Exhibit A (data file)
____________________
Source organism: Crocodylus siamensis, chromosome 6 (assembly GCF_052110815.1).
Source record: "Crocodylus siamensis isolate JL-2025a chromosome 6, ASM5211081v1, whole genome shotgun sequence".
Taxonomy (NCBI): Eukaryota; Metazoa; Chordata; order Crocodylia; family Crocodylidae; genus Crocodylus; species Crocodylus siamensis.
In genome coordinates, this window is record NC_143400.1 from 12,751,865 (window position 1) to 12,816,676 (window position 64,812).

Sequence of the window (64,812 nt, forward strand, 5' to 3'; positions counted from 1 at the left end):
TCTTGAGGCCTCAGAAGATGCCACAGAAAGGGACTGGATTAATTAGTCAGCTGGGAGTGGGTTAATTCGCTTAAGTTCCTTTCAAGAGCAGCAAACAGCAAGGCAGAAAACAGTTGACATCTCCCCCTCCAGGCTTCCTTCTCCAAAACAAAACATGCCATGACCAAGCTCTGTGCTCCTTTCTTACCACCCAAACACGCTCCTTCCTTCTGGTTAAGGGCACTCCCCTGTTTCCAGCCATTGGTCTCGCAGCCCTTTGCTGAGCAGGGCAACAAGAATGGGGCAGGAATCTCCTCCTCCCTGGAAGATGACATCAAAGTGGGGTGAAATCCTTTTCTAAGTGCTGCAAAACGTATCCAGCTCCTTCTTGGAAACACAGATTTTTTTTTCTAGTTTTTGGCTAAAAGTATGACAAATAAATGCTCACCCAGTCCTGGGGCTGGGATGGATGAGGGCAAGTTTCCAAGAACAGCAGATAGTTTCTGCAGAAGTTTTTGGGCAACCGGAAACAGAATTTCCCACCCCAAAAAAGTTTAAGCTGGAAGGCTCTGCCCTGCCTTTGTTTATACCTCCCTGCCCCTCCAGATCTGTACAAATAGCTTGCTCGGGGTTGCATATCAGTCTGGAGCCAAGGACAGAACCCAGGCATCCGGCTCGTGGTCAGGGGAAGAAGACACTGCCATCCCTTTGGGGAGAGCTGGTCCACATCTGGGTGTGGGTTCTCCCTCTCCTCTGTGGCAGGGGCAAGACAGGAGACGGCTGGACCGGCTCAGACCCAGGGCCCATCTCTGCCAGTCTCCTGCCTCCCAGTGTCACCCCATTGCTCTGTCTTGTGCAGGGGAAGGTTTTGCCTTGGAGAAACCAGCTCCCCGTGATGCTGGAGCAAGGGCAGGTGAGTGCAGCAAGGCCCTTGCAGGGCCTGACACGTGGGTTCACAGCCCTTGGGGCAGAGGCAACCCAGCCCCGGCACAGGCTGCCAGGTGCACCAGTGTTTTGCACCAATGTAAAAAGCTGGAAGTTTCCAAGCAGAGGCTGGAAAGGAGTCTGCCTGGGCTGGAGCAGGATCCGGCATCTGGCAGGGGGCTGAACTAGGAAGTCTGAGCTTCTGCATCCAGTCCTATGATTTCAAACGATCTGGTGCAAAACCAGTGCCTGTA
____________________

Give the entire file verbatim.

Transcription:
Source organism: Crocodylus siamensis, chromosome 6 (assembly GCF_052110815.1).
Source record: "Crocodylus siamensis isolate JL-2025a chromosome 6, ASM5211081v1, whole genome shotgun sequence".
Taxonomy (NCBI): Eukaryota; Metazoa; Chordata; order Crocodylia; family Crocodylidae; genus Crocodylus; species Crocodylus siamensis.
In genome coordinates, this window is record NC_143400.1 from 12,751,865 (window position 1) to 12,816,676 (window position 64,812).

Sequence of the window (64,812 nt, forward strand, 5' to 3'; positions counted from 1 at the left end):
TCTTGAGGCCTCAGAAGATGCCACAGAAAGGGACTGGATTAATTAGTCAGCTGGGAGTGGGTTAATTCGCTTAAGTTCCTTTCAAGAGCAGCAAACAGCAAGGCAGAAAACAGTTGACATCTCCCCCTCCAGGCTTCCTTCTCCAAAACAAAACATGCCATGACCAAGCTCTGTGCTCCTTTCTTACCACCCAAACACGCTCCTTCCTTCTGGTTAAGGGCACTCCCCTGTTTCCAGCCATTGGTCTCGCAGCCCTTTGCTGAGCAGGGCAACAAGAATGGGGCAGGAATCTCCTCCTCCCTGGAAGATGACATCAAAGTGGGGTGAAATCCTTTTCTAAGTGCTGCAAAACGTATCCAGCTCCTTCTTGGAAACACAGATTTTTTTTTCTAGTTTTTGGCTAAAAGTATGACAAATAAATGCTCACCCAGTCCTGGGGCTGGGATGGATGAGGGCAAGTTTCCAAGAACAGCAGATAGTTTCTGCAGAAGTTTTTGGGCAACCGGAAACAGAATTTCCCACCCCAAAAAAGTTTAAGCTGGAAGGCTCTGCCCTGCCTTTGTTTATACCTCCCTGCCCCTCCAGATCTGTACAAATAGCTTGCTCGGGGTTGCATATCAGTCTGGAGCCAAGGACAGAACCCAGGCATCCGGCTCGTGGTCAGGGGAAGAAGACACTGCCATCCCTTTGGGGAGAGCTGGTCCACATCTGGGTGTGGGTTCTCCCTCTCCTCTGTGGCAGGGGCAAGACAGGAGACGGCTGGACCGGCTCAGACCCAGGGCCCATCTCTGCCAGTCTCCTGCCTCCCAGTGTCACCCCATTGCTCTGTCTTGTGCAGGGGAAGGTTTTGCCTTGGAGAAACCAGCTCCCCGTGATGCTGGAGCAAGGGCAGGTGAGTGCAGCAAGGCCCTTGCAGGGCCTGACACGTGGGTTCACAGCCCTTGGGGCAGAGGCAACCCAGCCCCGGCACAGGCTGCCAGGTGCACCAGTGTTTTGCACCAATGTAAAAAGCTGGAAGTTTCCAAGCAGAGGCTGGAAAGGAGTCTGCCTGGGCTGGAGCAGGATCCGGCATCTGGCAGGGGGCTGAACTAGGAAGTCTGAGCTTCTGCATCCAGTCCTATGATTTCAAACGATCTGGTGCAAAACCAGTGCCTGTA